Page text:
Although this blog is titled “Genealogy of Religion,” my choice of titles was driven more by expedience (and ease of reference) than by evolutionary and historical realities. These realities would have impelled me to title the blog: “The Evolutionary Origins of Supernatural Thinking and the History of Shamanisms and Religions.” This is a rather unwieldy title, so I went with the simple (i.e., “catchy”) — though misleading — “Genealogy of Religion.”
I mention this because there is a pervasive tendency to think and talk about spiritual and religious traditions in the singular, as if these traditions were unified, coherent, uncontested, unchanging, and pristine. No spiritual or religious tradition has these characteristics. Spiritual and religious traditions do not exist in essentialized or idealized forms.
Given these facts, it is in many ways and under most circumstances misleading — if not erroneous — to talk generally about the following: shamanism, Hinduism, Daoism, Buddhism, Judaism, Christianity, and Islam in the singular. Attaching the suffix “ism” to these traditions strongly and mistakenly suggests there is an essential and ideal form of these faiths.
In this less than ideal world — where everything is contested, all things are changing, and each generation reconstitutes tradition — it would be far more appropriate to use these words in the plural, so that we are talking about shamanisms, Hinduisms, Daoisms, Judaisms, Christianities, and Islams. Although unwieldy, this usage would remind us that there is no singular or unified form of these faiths.
To use the example best known to Westerners, let us consider Christianity. Beginning almost immediately after the death of Jesus, there were competing versions of what he said, did, and represented. The word “Christian” and the concept of “Christianity” took a long time to develop and was bitterly contested. As “Christianity” developed, it became apparent that there many different types of Christians who had quite different ideas about the concept of Christianity. There were, in other words, multiple Christianities.
To this day, there remain multiple Christianities. Although the major split is between Catholic Christianity, Protestant Christianity, and Orthodox Christianity, there are multiple divisions within each of these Christianities. These divisions are numerous and significant. It would, therefore, be more appropriate to use the terms Catholic Christianities, Protestant Christianities, and Orthodox Christianities. This is especially true of Protestant Christianities.
An even better example comes from “Hinduism.” For nearly a century, religious scholars, historians, and anthropologists have been debating whether there such a thing as “Hinduism,” with the primary issue being whether this word — and the divergent concepts it supposedly signifies — was imposed by Westerners on a spiritual tradition that is incapable of being classified as a singular religion or faith.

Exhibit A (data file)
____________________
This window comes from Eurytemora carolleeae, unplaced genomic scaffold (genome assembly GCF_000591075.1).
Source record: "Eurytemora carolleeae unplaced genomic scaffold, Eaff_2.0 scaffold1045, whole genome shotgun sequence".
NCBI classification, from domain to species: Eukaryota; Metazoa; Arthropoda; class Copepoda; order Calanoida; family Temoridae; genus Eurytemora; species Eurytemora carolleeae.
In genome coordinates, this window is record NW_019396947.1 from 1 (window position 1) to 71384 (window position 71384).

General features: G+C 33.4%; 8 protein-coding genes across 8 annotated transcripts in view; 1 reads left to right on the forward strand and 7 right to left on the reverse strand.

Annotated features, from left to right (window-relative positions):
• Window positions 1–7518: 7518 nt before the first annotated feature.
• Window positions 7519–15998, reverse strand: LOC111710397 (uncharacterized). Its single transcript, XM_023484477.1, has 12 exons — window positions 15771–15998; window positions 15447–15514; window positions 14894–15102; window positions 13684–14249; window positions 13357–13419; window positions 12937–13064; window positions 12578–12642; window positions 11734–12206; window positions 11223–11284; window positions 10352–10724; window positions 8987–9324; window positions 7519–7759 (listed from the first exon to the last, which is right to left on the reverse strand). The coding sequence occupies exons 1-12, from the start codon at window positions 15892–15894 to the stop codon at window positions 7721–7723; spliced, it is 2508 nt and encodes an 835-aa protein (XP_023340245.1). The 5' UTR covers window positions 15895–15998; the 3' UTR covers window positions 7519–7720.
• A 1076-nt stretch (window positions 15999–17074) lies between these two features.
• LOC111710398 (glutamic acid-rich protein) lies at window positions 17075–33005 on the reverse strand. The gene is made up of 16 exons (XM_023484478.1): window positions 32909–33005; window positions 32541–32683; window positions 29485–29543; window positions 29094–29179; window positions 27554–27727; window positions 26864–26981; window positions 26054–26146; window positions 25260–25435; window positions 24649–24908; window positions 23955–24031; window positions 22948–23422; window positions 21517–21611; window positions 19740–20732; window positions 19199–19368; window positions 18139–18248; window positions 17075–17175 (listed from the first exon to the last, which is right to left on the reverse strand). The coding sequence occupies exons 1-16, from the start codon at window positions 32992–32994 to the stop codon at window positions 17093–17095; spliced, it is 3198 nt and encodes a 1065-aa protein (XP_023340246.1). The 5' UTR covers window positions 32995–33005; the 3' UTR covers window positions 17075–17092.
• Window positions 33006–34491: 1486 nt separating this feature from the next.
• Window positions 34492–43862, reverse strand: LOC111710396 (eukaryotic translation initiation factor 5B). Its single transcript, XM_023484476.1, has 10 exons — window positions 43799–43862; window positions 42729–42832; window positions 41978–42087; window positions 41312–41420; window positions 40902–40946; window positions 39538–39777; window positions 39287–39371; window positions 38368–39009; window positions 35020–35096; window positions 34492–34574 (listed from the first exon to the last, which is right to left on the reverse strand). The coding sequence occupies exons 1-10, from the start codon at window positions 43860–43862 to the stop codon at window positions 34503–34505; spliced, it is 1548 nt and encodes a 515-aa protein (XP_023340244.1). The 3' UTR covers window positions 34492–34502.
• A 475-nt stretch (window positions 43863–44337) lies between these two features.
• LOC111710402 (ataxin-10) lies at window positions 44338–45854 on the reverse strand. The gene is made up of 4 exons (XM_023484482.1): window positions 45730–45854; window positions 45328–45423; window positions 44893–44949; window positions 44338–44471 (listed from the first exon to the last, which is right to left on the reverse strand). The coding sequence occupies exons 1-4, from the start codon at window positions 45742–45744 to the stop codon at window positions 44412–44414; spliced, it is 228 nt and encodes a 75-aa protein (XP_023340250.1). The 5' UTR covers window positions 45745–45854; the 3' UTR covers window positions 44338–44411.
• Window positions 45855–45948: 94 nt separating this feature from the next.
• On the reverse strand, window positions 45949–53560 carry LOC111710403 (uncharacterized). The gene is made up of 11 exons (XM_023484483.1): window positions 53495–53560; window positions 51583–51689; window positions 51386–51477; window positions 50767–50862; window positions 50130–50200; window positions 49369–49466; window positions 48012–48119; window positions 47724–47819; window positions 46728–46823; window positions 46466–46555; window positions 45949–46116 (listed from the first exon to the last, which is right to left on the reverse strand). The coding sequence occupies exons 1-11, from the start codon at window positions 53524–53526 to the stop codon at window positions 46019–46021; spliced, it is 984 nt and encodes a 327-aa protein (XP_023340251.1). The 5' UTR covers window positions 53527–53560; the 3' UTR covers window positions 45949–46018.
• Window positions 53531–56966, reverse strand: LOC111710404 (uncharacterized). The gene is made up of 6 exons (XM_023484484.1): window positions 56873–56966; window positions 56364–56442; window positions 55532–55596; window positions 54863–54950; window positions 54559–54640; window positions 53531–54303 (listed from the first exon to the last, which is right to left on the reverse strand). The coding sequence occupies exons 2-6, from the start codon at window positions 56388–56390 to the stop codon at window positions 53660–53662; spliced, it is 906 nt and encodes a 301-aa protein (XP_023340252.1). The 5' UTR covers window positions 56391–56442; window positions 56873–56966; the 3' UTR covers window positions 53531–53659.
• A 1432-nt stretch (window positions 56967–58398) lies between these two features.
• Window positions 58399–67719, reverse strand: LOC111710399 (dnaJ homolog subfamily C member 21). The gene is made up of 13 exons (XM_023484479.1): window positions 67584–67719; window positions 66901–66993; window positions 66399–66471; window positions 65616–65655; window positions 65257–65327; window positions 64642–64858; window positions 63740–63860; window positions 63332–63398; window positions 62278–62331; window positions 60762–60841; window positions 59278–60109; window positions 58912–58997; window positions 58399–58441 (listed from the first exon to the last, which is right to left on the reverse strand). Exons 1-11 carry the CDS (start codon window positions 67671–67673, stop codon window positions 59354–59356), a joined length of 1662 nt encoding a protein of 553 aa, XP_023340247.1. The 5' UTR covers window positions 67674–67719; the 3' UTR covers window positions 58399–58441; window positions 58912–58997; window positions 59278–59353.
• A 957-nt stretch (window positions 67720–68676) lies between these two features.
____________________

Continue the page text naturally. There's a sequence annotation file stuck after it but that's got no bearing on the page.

I was reminded of these things while reading a recent article by Ivan Petrella. In “Obama, Islam, and a Clash of Theologies,” Petrella observes:
Just because the clash of civilizations [between the West and Islam] is bogus doesn’t mean there’s no clash. There is. But it’s a clash of theologies. Current conflicts are driven by competing theological frameworks, are internal to religions and regions, and at times express themselves globally.
So while there’s no battle between Islam and the West, there is a battle within Islam: a conflict between violent-fanatic understandings of Islam and a broader spectrum of Muslim worldviews over how the religion gets defined. The events of 9/11, which at first glance appear to corroborate Huntington’s thesis [of a clash between civilizations], are better understood as an eruption of the fight over the “true” definition of Islam unto the American stage.
This same clash is found in other religions and other parts of the world. In the United States, the Christian Right rails against progressive understandings of religion and the separation of church and state. This struggle also spills onto the global scene, in the unqualified support by sections of the Republican Party for the extremist Jewish settlers of the occupied territories. You’ll find the same conflict within Judaism as well.
Based on history, Petrella’s argument can be extended to all spiritual and faith traditions. They are never unified, monolithic, uncontested, or unchanging. We would do well to keep these things in mind as we think and talk about such traditions.